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9 traps that most new entrepreneurs fall into

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It’s no secret that first-time entrepreneurs are the most likely to fail. Also, according to Erasmus for Young Entrepreneurs, a European exchange program for business owners, first-time entrepreneurs make over 60 percent of business license applications. According to longtime Marketplace host, Marty Goldensohn, this boom began in the 1980s. In the ‘80s, over 700,000 new ventures were launched each year.

As a young entrepreneur, there are several pitfalls to avoid if you hope to make it off the ground. In this post, I would like to go over nine of them.

Read more here: http://buildgrowscale.com/9-traps-that-most-new-entrepreneurs-fall-into/

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9 traps that most new entrepreneurs fall into

  1. 1. 9 Traps that Most New Entrepreneurs Fall Into
  2. 2. It’s no secret that first-time entrepreneurs are the most likely to fail. Also, according to Erasmus for Young Entrepreneurs, a European exchange program for business owners, first-time entrepreneurs make over 60 percent of business license applications. According to longtime Marketplace host, Marty Goldensohn, this boom began in the 1980s. In the ‘80s, over 700,000 new ventures were launched each year. As a young entrepreneur, there are several pitfalls to avoid if you hope to make it off the ground. In this post, I would like to go over nine of them. 1. Casually picking a co-founder. A business partnership is a union of two entrepreneurial minds. Choose your partner carefully. Once the legalese flies, extraditing yourself form the arrangement is costly. For many, pursuing a partner is one of the first things they do after striking upon their brilliant product idea. Here are a few questions to consider before tying the knot with that special someone: What do you need from a business partner?  What is your prospective partner’s financial situation?  Is your potential partner’s commitment level on par with yours?  If your venture fails, does your partner stand to lose as much as you do?  What does your potential partner offer in terms of time, energy and money?  Does your potential partner have any ongoing issues in their personal life that might make your venture secondary?  What questions might your potential partner have for you?  How would your potential partner handle a stressful situation?  What is your potential partner’s standing in the community?  Does your potential partner have an established online presence? What is their online reputation?  Is your potential partner willing to put their proposed contribution in writing?  Do you really need a partner?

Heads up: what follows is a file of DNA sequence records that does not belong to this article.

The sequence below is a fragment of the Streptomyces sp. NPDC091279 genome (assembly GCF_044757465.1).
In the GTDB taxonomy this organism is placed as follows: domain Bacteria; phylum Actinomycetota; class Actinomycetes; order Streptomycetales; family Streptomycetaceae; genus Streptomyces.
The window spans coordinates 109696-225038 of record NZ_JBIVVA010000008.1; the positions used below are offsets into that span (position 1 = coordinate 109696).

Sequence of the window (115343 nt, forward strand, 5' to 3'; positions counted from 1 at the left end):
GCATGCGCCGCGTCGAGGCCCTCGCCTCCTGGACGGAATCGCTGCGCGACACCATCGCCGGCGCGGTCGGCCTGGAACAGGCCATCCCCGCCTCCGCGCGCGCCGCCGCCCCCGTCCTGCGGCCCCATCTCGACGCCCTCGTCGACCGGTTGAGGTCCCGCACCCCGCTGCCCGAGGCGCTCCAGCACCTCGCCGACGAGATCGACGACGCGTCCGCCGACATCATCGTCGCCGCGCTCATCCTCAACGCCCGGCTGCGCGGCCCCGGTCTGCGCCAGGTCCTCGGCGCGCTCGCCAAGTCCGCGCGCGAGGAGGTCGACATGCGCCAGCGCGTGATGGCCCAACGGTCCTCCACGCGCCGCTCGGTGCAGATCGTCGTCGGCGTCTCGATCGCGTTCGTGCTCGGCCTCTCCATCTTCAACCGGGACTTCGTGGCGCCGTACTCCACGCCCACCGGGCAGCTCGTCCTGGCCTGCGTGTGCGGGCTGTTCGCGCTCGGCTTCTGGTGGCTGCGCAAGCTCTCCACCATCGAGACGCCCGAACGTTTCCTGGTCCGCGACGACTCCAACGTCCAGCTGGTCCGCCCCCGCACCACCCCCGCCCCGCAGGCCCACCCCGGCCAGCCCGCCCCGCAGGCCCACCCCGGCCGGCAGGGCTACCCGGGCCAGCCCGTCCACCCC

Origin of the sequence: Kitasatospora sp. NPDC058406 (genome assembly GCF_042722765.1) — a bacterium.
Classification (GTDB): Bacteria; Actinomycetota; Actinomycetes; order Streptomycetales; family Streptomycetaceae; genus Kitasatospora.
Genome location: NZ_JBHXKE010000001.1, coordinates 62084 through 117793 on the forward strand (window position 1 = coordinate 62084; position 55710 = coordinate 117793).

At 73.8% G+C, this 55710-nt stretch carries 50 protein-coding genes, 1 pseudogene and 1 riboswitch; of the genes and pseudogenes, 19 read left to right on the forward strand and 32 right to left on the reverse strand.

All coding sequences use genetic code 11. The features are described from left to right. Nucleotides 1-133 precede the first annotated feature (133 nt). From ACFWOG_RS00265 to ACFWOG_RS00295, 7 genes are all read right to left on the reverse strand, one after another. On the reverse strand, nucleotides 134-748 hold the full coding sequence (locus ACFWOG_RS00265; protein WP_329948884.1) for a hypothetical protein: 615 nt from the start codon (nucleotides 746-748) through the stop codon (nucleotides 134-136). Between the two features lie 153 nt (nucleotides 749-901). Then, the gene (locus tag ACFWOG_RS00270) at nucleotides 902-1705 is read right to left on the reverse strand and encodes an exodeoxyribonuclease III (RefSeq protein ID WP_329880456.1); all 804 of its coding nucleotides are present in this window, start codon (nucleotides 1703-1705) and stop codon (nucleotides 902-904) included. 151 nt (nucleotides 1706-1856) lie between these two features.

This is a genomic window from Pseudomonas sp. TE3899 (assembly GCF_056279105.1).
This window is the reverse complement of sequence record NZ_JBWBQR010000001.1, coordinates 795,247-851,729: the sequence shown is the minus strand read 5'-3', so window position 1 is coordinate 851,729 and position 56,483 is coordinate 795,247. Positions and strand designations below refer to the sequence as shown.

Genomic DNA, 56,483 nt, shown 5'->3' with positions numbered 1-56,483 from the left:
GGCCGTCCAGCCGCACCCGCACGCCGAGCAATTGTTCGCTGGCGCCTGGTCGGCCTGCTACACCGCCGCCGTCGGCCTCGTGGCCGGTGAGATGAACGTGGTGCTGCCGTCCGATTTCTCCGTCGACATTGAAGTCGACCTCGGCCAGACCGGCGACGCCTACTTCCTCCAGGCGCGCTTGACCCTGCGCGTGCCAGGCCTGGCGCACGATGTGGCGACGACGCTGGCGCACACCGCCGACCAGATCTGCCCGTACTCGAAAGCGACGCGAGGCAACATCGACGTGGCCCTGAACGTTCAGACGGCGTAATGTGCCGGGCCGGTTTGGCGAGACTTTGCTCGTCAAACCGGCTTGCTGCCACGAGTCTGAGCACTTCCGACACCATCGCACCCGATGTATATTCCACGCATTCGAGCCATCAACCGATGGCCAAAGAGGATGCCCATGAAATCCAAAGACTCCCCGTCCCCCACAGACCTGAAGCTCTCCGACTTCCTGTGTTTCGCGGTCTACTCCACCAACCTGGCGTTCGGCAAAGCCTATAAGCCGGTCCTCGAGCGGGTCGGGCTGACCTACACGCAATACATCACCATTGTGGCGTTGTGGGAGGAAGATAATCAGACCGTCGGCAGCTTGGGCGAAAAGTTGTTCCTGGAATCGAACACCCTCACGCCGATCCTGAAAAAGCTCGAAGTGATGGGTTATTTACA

3. 3.  What happens if you hit a snag you can’t get beyond? How and when do you “divorce?” Read more here: http://buildgrowscale.com/9-traps-that-most-new- entrepreneurs-fall-into/

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